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Thread: Dodgers sign Andruw Jones

  1. #61
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    Well, Kenny Williams is the same guy who traded Carlos Lee for Scott Podsednik, so I guess anything's possible.

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    I think we can attribute his decline in production last season to his injury problems (the percentage of Andruw's fly balls that left the park dropped from 26% in 06 to 15% in 07, something to be expected from a guy with a bum shoulder). I expect that Andruw will be back to 100% by spring training and have a rebound year.

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    from InsidetheDodgers:

    Ned confirmed just a few minutes ago that the Jones deal is done pending a physical, which will probably be on Tuesday. He explained how this had gained steam from Monday when they arrived and was finalized last night, right before the news broke by the LA writers who were on site here. I was in our suite when it all went down and it's fair to say that there was quite a buzz of excitement about all of this.

    Some key points from his talk with the media:

    He said that this doesn't necessarily mean we'll have to move an outfielder and he likes the depth it creates in the outfield. He also said it allows us to be more focused in our quest for pitching.

    He also said this makes him a little bit more comfortable about the in-house options at third base. If something comes up that is a really great option, we would do it, but pitching is the greater priority.

    He praised all of our staff in getting this done and the McCourts for being willing to make a move of this nature.

    He was asked about Don Mattingly's effect on Jones and he said he has been very impressed with Don and the fact that he came down here from Evansville and has fit in immediately with everyone at the team. He's looking forward to seeing him work with our players, especially the young guys.

    Ned reached out to Juan Pierre last night to talk about how this affects him, but wasn't able to reach him. And when asked if he regrets signing Pierre, he said he absolutely does not. He can't re-write history, but he implored everyone to look back at the circumstances that we were in when we signed him (only one outfielder with more than a month of experience in the Majors - Ethier). He pointed out that Juan did exactly what we expected him to do and that he has never said that Juan was a franchise player. He's a very good player on a winning team and the reason we didn't win last year was not Juan Pierre's fault.

    He continued to say that as a team, we're not of a mind to give up three or four players for one star pitcher or player. He reiterated that we're not going to do something just to do it, but that we've zeroed in on two or three pitchers and will see if anything can happen. Obviously Kuroda remains a viable option.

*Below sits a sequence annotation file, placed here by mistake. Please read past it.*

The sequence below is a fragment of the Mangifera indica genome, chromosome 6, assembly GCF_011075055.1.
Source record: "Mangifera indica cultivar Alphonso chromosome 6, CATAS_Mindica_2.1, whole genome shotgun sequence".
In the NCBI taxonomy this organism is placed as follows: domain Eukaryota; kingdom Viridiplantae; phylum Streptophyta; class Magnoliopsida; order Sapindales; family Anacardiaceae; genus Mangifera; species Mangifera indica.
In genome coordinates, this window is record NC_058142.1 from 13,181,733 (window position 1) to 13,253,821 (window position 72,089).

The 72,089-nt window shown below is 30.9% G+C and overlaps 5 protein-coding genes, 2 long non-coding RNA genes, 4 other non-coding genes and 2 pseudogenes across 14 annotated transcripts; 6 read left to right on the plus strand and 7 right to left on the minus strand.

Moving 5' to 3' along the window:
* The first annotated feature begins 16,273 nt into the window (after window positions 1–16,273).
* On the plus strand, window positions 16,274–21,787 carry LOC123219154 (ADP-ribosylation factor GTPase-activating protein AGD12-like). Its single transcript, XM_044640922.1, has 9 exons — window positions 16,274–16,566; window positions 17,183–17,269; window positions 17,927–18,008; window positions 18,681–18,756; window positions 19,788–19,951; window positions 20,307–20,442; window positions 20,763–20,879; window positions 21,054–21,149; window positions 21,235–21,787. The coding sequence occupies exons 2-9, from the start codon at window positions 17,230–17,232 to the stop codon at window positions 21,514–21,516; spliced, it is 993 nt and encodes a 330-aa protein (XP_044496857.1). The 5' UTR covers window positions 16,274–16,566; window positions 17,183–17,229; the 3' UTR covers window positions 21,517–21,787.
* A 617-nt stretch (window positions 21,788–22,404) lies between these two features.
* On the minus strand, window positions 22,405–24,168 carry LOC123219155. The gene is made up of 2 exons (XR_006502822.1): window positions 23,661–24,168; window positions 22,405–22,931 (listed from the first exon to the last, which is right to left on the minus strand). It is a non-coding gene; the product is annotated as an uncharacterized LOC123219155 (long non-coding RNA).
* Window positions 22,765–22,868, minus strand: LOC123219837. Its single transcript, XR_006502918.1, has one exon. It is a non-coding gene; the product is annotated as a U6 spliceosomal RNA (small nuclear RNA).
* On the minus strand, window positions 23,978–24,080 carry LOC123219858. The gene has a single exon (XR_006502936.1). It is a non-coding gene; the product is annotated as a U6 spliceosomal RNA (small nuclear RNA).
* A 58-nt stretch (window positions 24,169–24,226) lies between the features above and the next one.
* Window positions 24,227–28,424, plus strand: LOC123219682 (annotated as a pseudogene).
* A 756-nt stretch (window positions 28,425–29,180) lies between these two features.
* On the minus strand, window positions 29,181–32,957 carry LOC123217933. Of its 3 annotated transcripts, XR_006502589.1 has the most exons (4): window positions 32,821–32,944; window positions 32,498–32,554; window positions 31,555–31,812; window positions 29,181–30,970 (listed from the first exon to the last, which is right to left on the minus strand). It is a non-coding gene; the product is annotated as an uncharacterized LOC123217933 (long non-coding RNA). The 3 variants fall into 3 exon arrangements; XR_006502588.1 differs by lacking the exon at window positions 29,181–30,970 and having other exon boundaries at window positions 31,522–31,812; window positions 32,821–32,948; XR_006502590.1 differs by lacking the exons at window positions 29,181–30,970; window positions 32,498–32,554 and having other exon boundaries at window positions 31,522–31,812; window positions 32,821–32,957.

4. #64
    Iron Duke
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    Quote Originally Posted by ASUcruz View Post
    And again how much money would it have saved? Rowand is seeking a big deal for longer years. It wouldn't have made sense to lock up another mediocre OF for 5 years.
    Agreed, the guy's only put up two solid years in his seven year career. I appreciate the grit, but I don't understand the love for Rowand.

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    from SI:

    As another slow day at the winter meetings came to a close -- one signing, one trade -- the Los Angeles Dodgers made their best move in a very long time. Showing an appreciation of sunk costs and the value of short-term deals, the Dodgers signed center fielder Andruw Jones to a two-year, $36.2 million contract. The deal looks outlandish for its annual salary of $18 million, but the overall commitment makes it one of the great bargains in recent memory.

    The signing was a surprise on many levels. For one, the Dodgers have made some terrible decisions over the past two years since Ned Colletti was named general manager. Colletti threw away more than $100 million last winter on free agents who combined to block better players and push the Dodgers away from contention. He's also shown a willingness to deal away the team's young talent for little return, and if trades of Joel Guzman, Edwin Jackson, and Dioner Navarro haven't quite burned them, the returns for those players have done nothing to help the Dodgers win, either.

    Consider also that the Dodgers have an expensive albatross in Juan Pierre, the good-guy, bad-player combination to whom they owe $36 million over the next four seasons. Pierre was already an inadequate center fielder, and he'll be even worse, relative to par, in left field, where he may block a better player in Andre Ethier. That's a problem for another day; Jones is a three- to five-win upgrade on Pierre in each of the next two seasons. Consider that Jones' WARP (Wins Above Replacement Player) in 2007, the worst year of his career, was 4.6. Pierre's WARP in 2006 and 2007 combined was 4.3. Jones' career-low EqA of .251 was within shouting distance of Pierre's career EqA of .256. He's simply a much, much better player than Pierre is, and we haven't compared their arms yet.